Evidently, the "printable gun" bogeyman still has the ability to scare people (and increase ratings) because there's little sign that the scaremongers will let it go away before they have to. In fact it's acquired a cute new name: Wikiweapons. It has a certain ring to it and the notion that we can push a button and some advanced weapons system will pop out of a cheap printer like popcorn from your microwave and that will be so undetectable that you and it can waltz right on to an airplane undetected, is more deliciously scary than Global Warming or Zombies or designer viruses.
Looking at the plastic firearm CNN tells us was just acquired by the V&A museum in London for their design collection, one has to have some doubts about undetectability. Having been stopped and searched at Miami International two years ago because the detection equipment saw an aspirin tablet in my pants pocket, this toaster sized thing isn't likely to go unnoticed and is way too big to fit into your pocket. Of course the ammunition won't get past even the crudest metal detectors. I should point out that plastic daggers are readily available right now. They generally do get detected. They generally aren't used in crimes.
If anything, this is a perfect illustration of people's tendency to reach a snap decision on the limited information presented without asking how complete a picture they've been given, When you want to scare the public, it's best to keep the unknown threat as vague and inaccurate as possible and to use only the data that support your gambit. Few people will do the work, many won't have enough facts and those facts that may arise can be disposed of by citing the "gun culture" as cause for disbelief.
When the printable gun hoopla hit the press last year, it featured stories about how one could print a marginally useful receiver for popular semi-automatic weapons and with no serial numbers. That certainly looms less alarmingly when you learn you can buy a metal one that needs only a cheap hand drill to finish (and works vastly better) for less than 30 bucks from any number of sporting goods catalogs. In fact you can buy kits and plans for the whole Kalashnikov shebang. And of course it is already illegal to possess firearms with missing or obliterated serial numbers, so we really don't need to start passing more laws to make the illegal 'illegaler' But the question we should be asking here is: With guns readily available over and under the table, why obsess about the threat of "Wikiweapons"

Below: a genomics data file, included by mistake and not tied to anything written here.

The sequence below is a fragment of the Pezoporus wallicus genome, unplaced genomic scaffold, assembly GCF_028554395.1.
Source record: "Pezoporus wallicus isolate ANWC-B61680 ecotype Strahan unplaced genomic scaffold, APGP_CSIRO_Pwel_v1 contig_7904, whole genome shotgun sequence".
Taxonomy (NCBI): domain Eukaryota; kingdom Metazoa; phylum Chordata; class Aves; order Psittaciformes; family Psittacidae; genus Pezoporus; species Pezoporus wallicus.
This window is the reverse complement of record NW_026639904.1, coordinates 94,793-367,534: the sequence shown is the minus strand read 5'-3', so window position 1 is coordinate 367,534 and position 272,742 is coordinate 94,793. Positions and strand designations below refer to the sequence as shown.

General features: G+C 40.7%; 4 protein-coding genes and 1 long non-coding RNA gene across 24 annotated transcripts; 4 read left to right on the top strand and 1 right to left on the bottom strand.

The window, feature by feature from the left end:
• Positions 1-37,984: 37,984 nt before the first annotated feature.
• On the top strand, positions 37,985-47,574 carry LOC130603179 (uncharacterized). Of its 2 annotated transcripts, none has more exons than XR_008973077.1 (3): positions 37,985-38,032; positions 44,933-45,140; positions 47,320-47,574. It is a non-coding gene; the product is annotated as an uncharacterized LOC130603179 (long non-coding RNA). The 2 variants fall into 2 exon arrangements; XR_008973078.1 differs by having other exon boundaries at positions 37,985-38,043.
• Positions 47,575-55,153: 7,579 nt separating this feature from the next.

It doesn't take a lot of skill to make a simple handgun using something like a Unimat, a small combination drill press, lathe and milling machine. and those things are far cheaper than 3D printers. Even if you make it out of brass or soft steel, it will be a better, more reliable and longer lasting weapon than your hot off the press Delrin Derringer. I can make a plastic gun the old fashioned way too and far more cheaply -- and yet we don't seem to see such things used in crimes, now do we? And more importantly, plans, instructions, parts, kits and blueprints are available on line to make your own AK or M14 or M4 civilian semi-auto or make the one you buy at Wal-Mart into a fully automatic machine gun.
Pump up the panic! Play down the facts. Look, isn't the real problem that underage and demented people can buy guns already? If I can walk into one of several gun shops large and small around here and buy ten civilian AK-47 rifles, file off the serial numbers, convert them to full automatic and all for a tenth of what I can buy a printer for, than I think panic about plastic is unwarranted.
As I said above, blueprints for guns are available everywhere and on-line. Yes, although it's easier to build a simple firearm, legal or not, from metal, cheaper to use tools you can buy for a few hundred bucks than to make "wikiweapons," It is the most simple thing of all just to buy, borrow or steal one already made!
So I ask you why we are banning the software if we have freedom of the press and speech? Why is Cody Wilson one of the "15 most dangerous men in the world" and why, if it is legal and easy to obtain the blueprints for nuclear weapons is it so horribly wrong just to look at a blueprint for a clumsy and nearly useless version of something already legally available? Because fear sells and fear of the unknown sells best.